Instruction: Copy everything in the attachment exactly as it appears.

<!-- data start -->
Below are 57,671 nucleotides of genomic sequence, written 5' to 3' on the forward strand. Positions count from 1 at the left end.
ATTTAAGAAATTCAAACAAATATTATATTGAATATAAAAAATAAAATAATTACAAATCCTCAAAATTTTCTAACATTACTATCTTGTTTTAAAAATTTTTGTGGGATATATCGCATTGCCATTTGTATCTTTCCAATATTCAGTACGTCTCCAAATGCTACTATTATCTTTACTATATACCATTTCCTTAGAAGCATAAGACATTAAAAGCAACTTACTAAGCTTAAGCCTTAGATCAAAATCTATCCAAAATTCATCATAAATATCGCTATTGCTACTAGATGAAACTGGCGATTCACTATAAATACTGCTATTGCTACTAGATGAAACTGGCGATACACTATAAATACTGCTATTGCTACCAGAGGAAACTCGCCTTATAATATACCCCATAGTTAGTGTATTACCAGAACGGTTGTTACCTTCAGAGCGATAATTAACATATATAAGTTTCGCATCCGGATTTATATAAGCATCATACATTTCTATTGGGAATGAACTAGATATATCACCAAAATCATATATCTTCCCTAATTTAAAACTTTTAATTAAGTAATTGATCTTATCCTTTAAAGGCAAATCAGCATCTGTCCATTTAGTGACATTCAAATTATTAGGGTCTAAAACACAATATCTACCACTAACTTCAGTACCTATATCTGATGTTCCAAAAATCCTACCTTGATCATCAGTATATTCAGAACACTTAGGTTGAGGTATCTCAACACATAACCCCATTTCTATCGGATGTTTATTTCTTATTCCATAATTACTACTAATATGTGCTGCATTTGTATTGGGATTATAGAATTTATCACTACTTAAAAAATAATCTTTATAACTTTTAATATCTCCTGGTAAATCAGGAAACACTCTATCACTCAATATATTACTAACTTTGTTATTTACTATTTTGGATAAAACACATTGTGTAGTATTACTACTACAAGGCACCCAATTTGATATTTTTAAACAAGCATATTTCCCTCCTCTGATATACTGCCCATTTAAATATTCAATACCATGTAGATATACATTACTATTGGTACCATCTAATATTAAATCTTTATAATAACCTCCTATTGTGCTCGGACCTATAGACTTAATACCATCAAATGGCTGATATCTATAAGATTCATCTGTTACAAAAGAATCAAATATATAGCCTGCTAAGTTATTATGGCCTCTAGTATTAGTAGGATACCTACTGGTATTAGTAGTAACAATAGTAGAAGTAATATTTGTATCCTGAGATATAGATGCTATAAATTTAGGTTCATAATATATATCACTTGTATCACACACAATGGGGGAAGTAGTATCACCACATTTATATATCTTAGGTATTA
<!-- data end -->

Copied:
Below are 57,671 nucleotides of genomic sequence, written 5' to 3' on the forward strand. Positions count from 1 at the left end.
ATTTAAGAAATTCAAACAAATATTATATTGAATATAAAAAATAAAATAATTACAAATCCTCAAAATTTTCTAACATTACTATCTTGTTTTAAAAATTTTTGTGGGATATATCGCATTGCCATTTGTATCTTTCCAATATTCAGTACGTCTCCAAATGCTACTATTATCTTTACTATATACCATTTCCTTAGAAGCATAAGACATTAAAAGCAACTTACTAAGCTTAAGCCTTAGATCAAAATCTATCCAAAATTCATCATAAATATCGCTATTGCTACTAGATGAAACTGGCGATTCACTATAAATACTGCTATTGCTACTAGATGAAACTGGCGATACACTATAAATACTGCTATTGCTACCAGAGGAAACTCGCCTTATAATATACCCCATAGTTAGTGTATTACCAGAACGGTTGTTACCTTCAGAGCGATAATTAACATATATAAGTTTCGCATCCGGATTTATATAAGCATCATACATTTCTATTGGGAATGAACTAGATATATCACCAAAATCATATATCTTCCCTAATTTAAAACTTTTAATTAAGTAATTGATCTTATCCTTTAAAGGCAAATCAGCATCTGTCCATTTAGTGACATTCAAATTATTAGGGTCTAAAACACAATATCTACCACTAACTTCAGTACCTATATCTGATGTTCCAAAAATCCTACCTTGATCATCAGTATATTCAGAACACTTAGGTTGAGGTATCTCAACACATAACCCCATTTCTATCGGATGTTTATTTCTTATTCCATAATTACTACTAATATGTGCTGCATTTGTATTGGGATTATAGAATTTATCACTACTTAAAAAATAATCTTTATAACTTTTAATATCTCCTGGTAAATCAGGAAACACTCTATCACTCAATATATTACTAACTTTGTTATTTACTATTTTGGATAAAACACATTGTGTAGTATTACTACTACAAGGCACCCAATTTGATATTTTTAAACAAGCATATTTCCCTCCTCTGATATACTGCCCATTTAAATATTCAATACCATGTAGATATACATTACTATTGGTACCATCTAATATTAAATCTTTATAATAACCTCCTATTGTGCTCGGACCTATAGACTTAATACCATCAAATGGCTGATATCTATAAGATTCATCTGTTACAAAAGAATCAAATATATAGCCTGCTAAGTTATTATGGCCTCTAGTATTAGTAGGATACCTACTGGTATTAGTAGTAACAATAGTAGAAGTAATATTTGTATCCTGAGATATAGATGCTATAAATTTAGGTTCATAATATATATCACTTGTATCACACACAATGGGGGAAGTAGTATCACCACATTTATATATCTTAGGTATTA